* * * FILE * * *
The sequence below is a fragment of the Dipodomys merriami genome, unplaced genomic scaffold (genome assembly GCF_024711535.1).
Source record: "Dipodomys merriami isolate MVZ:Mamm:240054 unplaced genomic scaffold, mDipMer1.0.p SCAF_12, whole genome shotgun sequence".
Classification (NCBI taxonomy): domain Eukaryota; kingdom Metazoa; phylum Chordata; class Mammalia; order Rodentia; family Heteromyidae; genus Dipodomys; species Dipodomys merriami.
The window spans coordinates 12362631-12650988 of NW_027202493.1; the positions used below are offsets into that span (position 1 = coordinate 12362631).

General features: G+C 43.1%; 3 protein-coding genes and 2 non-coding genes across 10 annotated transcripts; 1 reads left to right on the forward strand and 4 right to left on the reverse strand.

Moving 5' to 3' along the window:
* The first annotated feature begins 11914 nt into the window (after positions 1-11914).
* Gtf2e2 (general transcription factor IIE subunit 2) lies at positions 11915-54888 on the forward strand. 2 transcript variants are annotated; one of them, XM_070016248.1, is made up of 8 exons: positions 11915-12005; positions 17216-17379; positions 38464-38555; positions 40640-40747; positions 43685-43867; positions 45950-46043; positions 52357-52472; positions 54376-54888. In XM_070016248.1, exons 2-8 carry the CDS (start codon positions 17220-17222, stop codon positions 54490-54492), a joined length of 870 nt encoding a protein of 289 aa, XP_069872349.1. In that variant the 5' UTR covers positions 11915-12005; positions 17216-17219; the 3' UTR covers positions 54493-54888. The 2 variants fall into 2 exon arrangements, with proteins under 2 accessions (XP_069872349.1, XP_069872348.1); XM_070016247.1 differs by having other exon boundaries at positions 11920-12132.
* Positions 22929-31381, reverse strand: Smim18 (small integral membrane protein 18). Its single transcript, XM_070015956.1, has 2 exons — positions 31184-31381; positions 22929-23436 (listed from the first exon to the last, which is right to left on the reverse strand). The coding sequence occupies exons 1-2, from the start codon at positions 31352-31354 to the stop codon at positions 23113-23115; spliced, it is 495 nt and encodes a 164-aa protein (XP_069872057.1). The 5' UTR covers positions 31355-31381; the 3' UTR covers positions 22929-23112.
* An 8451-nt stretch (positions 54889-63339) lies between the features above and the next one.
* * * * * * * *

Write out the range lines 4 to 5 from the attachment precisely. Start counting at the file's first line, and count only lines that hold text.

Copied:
The window spans coordinates 12362631-12650988 of NW_027202493.1; the positions used below are offsets into that span (position 1 = coordinate 12362631).

General features: G+C 43.1%; 3 protein-coding genes and 2 non-coding genes across 10 annotated transcripts; 1 reads left to right on the forward strand and 4 right to left on the reverse strand.